In McMafia, previously straight-laced fund manager Alex Godman (played by James Norton) begins transferring money under the cover of a new investment fund. With a click of a button, he can transfer a shady partner’s money around the world. As the Paradise Papers underlined, money can indeed be hidden through the use of complex company structures registered in different countries, many of which do not easily disclose the names of owners and beneficiaries. One company can be owned by another, so the owner of Company A (in Panama) might be Company B (in the Cayman Islands) which is owned by Company C (in the Seychelles) which owns property in London. To find out who owns the property, at least three separate jurisdictions must be contacted and international co-operation arranged – and that’s a simple structure. Many companies will have multiple owners, making it even more difficult to work out who the actual beneficiary is.

I represent individuals before the UK extradition and immigration courts. They are bankers, business people and politicians who have fled persecution in Russia and Ukraine or face fabricated charges in their home country and face extradition or deportation and will often be tortured or put on show trial if we lose. Their opponents will deploy spies, who may pay visits to co-defendants in Russia for “psychological work” (aka torture). Sometimes the threat of torture or ruin against a person’s family is enough to make them confess to crimes they didn’t commit. I have seen family members of my clients issued with threats of explicit violence and the implicit destruction of their life. Outside their close relatives’ homes in Russia, cars have been set on fire. Violence and intimidation are part of the creed that permeates the country’s business and political rivalries.

As in McMafia, London has long played a bit part in these rivalries, but the UK government has been slow to act. In 2006, Alexander Litvinenko, a former Russian security agent turned defector, was killed in London using Polonium 210 – a radioactive substance put into a cup of tea. Although Russian state involvement was suspected from the beginning, the UK government tried to block certain material being released into the public domain, leading his family to complain that the UK’s relations with Russia were being put before the truth. In 2016, a decade after his death, the inquiry finally delivered its verdict: there was a “strong probability” Litvinenko was murdered on the personal orders of Vladimir Putin. Yet in the same breath as condemning the act, David Cameron’s spokeswoman said the UK would have to “weigh carefully” the incident against “the broader need to work with Russia on certain issues”.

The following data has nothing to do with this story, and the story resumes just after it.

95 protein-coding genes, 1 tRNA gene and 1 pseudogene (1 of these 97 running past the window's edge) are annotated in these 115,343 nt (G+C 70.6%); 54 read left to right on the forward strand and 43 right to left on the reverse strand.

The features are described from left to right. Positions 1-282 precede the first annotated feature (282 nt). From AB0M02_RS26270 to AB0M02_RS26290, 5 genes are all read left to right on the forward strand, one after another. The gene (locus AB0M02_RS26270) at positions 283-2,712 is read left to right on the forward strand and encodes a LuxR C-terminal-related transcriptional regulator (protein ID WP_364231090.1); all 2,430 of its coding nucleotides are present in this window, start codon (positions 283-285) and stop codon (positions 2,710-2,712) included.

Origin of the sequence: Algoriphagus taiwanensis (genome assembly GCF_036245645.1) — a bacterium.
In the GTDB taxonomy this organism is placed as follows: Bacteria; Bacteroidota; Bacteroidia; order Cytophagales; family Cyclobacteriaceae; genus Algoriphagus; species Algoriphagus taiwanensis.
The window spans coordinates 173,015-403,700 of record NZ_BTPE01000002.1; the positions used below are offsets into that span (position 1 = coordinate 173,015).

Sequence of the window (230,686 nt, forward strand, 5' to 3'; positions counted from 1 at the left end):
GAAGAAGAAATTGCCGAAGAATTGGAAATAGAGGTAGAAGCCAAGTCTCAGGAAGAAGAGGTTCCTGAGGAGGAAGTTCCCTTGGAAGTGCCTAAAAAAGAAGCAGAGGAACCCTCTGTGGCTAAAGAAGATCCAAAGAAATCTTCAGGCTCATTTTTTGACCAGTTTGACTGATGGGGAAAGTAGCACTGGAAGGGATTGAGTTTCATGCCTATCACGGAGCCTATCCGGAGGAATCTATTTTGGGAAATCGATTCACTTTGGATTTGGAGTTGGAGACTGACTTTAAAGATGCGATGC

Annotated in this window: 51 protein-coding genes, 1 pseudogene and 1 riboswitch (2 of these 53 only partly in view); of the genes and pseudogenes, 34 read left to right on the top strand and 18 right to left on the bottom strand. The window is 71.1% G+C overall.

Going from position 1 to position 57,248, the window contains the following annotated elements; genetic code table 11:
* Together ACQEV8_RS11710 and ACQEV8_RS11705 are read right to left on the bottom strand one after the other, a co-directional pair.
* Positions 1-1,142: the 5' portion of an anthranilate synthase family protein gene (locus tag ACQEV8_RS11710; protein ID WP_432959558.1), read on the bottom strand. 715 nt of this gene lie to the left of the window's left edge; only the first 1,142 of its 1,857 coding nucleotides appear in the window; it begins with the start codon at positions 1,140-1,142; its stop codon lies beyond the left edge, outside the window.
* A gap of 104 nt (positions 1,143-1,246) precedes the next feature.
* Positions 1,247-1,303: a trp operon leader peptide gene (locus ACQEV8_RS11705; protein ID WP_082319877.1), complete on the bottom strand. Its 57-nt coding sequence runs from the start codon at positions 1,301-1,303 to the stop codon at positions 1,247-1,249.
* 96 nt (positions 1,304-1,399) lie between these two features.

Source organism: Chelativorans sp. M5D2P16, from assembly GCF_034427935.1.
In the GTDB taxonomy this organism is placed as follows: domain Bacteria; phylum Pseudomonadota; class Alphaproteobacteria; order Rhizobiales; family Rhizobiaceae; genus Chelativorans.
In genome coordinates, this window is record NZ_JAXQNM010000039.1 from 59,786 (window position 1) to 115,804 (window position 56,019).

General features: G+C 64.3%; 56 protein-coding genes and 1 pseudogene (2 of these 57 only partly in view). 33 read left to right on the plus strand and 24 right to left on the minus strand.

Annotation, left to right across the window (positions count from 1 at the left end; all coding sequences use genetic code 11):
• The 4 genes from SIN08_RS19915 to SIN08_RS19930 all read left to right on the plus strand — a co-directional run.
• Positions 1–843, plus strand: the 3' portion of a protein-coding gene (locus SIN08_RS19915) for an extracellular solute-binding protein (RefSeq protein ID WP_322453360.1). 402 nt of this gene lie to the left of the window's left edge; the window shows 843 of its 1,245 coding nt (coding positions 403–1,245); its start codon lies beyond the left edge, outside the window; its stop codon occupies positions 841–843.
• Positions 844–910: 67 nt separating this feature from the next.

The government of Cameron’s successor has however been quick to use McMafia as a spring-board to publicise its new Unexplained Wealth Orders (UWO). These new investigatory powers are purportedly to be used to stop the likes of Alex from hiding money from the authorities. Anyone with over £50,000 of property who is politically exposed or suspected of a serious crime, will be forced to disclose the source of their wealth on request. While most British homeowners would own more than £50,000, the individuals are likely to be high profile politicians or under investigation already by the authorities. If they fail to respond punctually, they risk forfeiting their property.

The anti-corruption organisation Transparency International has long campaigned for such measures, highlighting cases such as the first family of Azerbaijan owning property in Hampstead or senior Russian politicians believed to own flats in Whitehall. Previously, confiscating hidden assets has been a lengthy and complex process: when the High Court confiscated an £11m London house belonging to a Kazakh dissident, the legal process took seven years.

The new Unexplained Wealth Orders mean that the onus is shifted to the owner of the property to prove legitimacy and the origin of the wealth. The authorities will have much greater power to investigate where finance and investment originated. But in order for them to work effectively, they will have to be backed up by expert prosecutors. The government still has a long way to go before it makes London a less attractive place to hide money.

Ben Keith is a barrister at 5 St Andrew’s Hill specialising in extradition, immigration, serious fraud, human rights and public law.